The entertainment industry has rarely seen a talent such as Gene Kelly’s. The dancer, actor, choreographer and singer starred in some of the best musicals to come out of Hollywood, including “Anchors Aweigh,” “On The Town,” “An American in Paris” and “For Me and My Gal.” But, it was his role in “Singin’ in the Rain” that is arguably his most recognizable.
Kelly was 37 when he starred alongside Donald O’Connor and Debbie Reynolds in the film. Despite it not being a huge hit when it was first released, “Singin’ in the Rain” has become known as one of the best musicals of all time. That notoriety is due in part to the dancing talents of veteran entertainers Kelly and O’Connor. While the pair made their scenes look easy, behind-the-scenes it was a very different story.
In an interview with Turner Classic Movies prior to her death, Reynolds said that Kelly was a tough on her during filming.
“He was tough because he was the director, so he was worried about everything,” she said. “He was worried about the concept, the directing, the cinematography, the lighting. He had that all on his shoulders, so he had so much to do, so much responsibility. And he didn’t have time to horse around or kid around on the set, so there was no tom foolery.”
To make things worse, the movie was a first for Reynolds who had no film or acting experience, a fact that Gene Kelly wasn’t happy about and didn’t let her off the hook despite her lack of experience.
Reynolds said that after nine hours of reshooting takes of “Good Morning” her feet were bleeding. “When I pointed it out, Gene would say ‘Clean it up!’”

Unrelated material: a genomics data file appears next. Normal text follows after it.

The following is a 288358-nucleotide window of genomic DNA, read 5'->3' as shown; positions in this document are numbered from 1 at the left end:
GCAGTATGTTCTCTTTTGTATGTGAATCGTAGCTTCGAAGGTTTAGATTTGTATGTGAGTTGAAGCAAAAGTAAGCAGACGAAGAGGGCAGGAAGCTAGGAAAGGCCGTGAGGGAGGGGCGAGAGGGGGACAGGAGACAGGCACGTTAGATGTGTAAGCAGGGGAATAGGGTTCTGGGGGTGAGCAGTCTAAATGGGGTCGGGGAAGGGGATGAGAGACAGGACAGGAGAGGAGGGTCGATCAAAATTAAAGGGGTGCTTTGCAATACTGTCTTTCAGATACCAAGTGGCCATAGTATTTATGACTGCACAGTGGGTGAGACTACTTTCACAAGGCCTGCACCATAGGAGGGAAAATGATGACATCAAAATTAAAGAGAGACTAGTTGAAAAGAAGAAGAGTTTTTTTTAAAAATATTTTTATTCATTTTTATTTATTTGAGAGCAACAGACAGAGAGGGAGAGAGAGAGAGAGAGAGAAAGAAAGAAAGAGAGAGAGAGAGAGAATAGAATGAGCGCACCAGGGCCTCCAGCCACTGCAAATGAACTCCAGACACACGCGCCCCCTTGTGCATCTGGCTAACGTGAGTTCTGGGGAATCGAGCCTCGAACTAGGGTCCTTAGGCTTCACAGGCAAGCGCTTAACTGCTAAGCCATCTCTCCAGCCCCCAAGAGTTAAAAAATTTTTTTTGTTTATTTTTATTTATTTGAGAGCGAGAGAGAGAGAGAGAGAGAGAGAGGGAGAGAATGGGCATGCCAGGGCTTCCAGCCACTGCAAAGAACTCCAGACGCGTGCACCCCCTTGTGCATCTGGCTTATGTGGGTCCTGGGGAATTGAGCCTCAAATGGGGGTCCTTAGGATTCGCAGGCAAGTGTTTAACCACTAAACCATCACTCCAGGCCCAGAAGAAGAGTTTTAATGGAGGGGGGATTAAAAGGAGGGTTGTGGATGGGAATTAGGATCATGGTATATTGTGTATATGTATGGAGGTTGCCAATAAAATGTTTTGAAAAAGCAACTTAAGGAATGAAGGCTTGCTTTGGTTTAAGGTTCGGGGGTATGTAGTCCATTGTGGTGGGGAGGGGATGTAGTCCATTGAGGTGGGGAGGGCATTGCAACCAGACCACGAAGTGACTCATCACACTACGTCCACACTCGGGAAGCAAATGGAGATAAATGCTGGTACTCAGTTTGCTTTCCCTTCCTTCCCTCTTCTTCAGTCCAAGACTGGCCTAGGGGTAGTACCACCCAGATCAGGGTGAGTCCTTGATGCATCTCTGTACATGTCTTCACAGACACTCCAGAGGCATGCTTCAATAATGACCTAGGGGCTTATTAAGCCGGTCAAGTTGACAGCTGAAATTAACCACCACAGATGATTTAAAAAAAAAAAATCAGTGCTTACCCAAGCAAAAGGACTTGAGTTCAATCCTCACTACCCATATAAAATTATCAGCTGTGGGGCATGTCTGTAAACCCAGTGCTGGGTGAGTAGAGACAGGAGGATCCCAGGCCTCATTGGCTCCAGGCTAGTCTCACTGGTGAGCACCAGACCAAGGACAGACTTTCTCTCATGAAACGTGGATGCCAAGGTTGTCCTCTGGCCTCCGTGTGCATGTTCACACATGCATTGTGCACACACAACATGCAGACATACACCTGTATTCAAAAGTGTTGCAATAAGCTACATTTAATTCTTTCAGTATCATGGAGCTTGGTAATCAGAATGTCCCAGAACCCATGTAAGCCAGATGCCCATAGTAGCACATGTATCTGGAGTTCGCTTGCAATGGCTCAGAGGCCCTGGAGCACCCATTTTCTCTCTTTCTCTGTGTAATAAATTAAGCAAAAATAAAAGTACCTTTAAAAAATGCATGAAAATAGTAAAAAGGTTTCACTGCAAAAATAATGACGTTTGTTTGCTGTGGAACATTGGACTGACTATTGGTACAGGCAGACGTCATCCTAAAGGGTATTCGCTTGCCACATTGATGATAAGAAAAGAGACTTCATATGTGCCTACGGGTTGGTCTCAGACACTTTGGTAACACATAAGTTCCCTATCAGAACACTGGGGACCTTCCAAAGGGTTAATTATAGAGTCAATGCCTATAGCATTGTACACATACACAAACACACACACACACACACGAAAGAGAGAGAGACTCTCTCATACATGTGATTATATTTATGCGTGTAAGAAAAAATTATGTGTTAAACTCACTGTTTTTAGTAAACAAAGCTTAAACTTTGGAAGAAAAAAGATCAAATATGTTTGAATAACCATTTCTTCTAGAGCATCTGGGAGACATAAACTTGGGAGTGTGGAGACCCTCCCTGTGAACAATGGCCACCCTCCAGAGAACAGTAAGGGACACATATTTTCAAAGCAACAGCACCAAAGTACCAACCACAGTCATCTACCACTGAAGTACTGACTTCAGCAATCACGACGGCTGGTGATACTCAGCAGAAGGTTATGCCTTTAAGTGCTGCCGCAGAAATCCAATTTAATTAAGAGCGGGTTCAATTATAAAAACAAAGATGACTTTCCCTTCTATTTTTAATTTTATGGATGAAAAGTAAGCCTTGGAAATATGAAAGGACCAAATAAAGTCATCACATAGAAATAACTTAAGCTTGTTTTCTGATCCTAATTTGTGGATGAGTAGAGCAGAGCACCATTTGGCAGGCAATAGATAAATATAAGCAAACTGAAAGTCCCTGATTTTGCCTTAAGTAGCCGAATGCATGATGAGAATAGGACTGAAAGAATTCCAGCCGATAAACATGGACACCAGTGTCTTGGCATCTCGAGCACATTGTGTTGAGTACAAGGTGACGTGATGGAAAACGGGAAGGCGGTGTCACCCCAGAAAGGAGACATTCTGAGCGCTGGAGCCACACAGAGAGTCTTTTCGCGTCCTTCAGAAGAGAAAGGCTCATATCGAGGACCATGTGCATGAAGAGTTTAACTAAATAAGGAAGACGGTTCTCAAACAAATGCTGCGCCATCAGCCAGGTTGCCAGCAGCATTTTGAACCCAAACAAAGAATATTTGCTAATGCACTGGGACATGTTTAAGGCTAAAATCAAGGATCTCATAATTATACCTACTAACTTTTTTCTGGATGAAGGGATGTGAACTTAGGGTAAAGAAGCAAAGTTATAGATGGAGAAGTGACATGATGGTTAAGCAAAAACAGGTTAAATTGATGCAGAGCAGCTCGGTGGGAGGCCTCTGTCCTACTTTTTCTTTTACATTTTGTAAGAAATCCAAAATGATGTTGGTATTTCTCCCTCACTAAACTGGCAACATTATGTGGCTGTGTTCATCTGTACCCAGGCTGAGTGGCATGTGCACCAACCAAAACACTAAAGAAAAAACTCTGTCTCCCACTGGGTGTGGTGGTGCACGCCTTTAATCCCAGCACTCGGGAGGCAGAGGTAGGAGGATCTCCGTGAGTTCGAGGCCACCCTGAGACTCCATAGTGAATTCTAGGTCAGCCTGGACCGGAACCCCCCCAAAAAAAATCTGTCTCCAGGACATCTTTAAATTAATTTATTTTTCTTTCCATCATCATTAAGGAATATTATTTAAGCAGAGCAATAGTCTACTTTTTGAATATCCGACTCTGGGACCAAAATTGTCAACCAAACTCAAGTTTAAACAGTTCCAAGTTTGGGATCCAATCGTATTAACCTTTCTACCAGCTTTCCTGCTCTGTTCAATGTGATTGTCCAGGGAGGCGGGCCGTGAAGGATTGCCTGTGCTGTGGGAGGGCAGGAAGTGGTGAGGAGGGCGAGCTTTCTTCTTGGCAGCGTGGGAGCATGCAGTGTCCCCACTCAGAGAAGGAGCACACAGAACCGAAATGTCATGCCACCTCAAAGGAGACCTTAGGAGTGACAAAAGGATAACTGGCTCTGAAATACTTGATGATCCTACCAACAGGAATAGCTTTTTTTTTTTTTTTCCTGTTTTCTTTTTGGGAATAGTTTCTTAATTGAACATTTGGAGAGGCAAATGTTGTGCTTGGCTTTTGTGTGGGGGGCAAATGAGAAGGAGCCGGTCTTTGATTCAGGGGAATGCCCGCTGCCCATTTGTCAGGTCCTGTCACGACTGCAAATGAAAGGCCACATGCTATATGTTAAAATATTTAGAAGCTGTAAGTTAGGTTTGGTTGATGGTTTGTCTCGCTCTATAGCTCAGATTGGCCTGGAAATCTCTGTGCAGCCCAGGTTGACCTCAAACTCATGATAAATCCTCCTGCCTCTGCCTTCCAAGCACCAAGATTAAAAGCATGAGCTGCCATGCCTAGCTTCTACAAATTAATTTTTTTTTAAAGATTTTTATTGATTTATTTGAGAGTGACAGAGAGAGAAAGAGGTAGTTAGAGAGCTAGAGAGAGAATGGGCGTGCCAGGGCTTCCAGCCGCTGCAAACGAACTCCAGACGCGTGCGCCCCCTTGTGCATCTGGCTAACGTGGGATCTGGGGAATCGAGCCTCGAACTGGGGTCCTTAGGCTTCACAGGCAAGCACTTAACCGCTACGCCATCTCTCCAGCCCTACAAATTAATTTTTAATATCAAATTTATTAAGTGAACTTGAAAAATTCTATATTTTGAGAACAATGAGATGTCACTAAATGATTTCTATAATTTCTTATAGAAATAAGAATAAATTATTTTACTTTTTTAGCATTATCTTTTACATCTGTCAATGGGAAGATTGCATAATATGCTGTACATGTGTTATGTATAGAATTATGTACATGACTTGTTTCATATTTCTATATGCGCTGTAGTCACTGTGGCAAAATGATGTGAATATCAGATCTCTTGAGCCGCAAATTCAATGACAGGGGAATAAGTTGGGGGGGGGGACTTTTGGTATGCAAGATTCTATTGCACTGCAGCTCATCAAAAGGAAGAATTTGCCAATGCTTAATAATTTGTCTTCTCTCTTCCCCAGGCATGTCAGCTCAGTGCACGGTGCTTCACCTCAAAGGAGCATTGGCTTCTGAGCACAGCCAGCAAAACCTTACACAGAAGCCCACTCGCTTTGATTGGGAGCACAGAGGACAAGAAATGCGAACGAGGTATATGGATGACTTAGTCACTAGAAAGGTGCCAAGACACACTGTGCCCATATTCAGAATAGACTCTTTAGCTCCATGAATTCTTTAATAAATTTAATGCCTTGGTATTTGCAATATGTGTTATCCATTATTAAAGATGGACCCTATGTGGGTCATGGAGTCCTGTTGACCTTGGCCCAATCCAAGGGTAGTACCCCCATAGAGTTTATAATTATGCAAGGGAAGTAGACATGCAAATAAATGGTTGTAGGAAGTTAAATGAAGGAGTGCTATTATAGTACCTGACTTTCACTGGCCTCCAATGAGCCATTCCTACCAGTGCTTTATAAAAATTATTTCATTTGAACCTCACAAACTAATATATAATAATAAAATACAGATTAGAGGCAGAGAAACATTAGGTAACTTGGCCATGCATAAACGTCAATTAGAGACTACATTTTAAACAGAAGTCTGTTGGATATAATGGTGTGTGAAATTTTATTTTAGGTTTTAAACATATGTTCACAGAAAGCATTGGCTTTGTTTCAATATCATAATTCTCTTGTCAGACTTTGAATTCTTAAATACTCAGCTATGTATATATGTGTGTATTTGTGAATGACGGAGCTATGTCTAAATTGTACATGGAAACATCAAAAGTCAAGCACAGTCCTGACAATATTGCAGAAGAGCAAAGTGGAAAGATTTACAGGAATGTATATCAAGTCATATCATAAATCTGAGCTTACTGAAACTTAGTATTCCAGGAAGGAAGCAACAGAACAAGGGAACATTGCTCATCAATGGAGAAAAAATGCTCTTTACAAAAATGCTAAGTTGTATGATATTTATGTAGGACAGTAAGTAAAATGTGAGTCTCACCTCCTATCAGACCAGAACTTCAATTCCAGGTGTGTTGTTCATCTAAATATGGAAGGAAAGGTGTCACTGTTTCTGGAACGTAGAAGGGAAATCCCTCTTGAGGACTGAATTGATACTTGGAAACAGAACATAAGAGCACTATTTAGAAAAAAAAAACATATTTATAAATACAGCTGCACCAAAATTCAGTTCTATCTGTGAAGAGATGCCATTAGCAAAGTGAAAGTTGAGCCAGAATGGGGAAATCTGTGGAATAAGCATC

As further proof of Gene Kelly’s seriousness and determination, in an interview following his death in 1996, his widow, Patricia Ward Kelly, confirmed the long-told rumor that Kelly’s was quite ill while filming the movie’s iconic “Singin’ in the Rain” dance number.
“You have to remember he’s directing, choreographing and starring in the picture, and so it is hard to have any downtime for someone of that magnitude,” said Patricia. “Occasionally people would get sick, but you could often shoot around them, or do other segments and things. But with Gene, he’s it.”
Gene took a couple of days off, but proceeded to shoot the song and dance number with a 103 degree fever. As director, choreographer and star he didn’t get much of a rest.
“[The set] was all draped in black tarpaulin, so he would come outside of the tarpaulin into the daylight and just lie in the sunlight and just kind of bake this fever out of him, and go back in and start over again,” says Patricia. “They shot the number in a day and a half.”
The hard work paid off for the “Singin’ in the Rain” cast, although their work wouldn’t be properly recognized for decades to come.
Watch Gene Kelly’s memorable performance of “Singin’ in the Rain” in the clip below.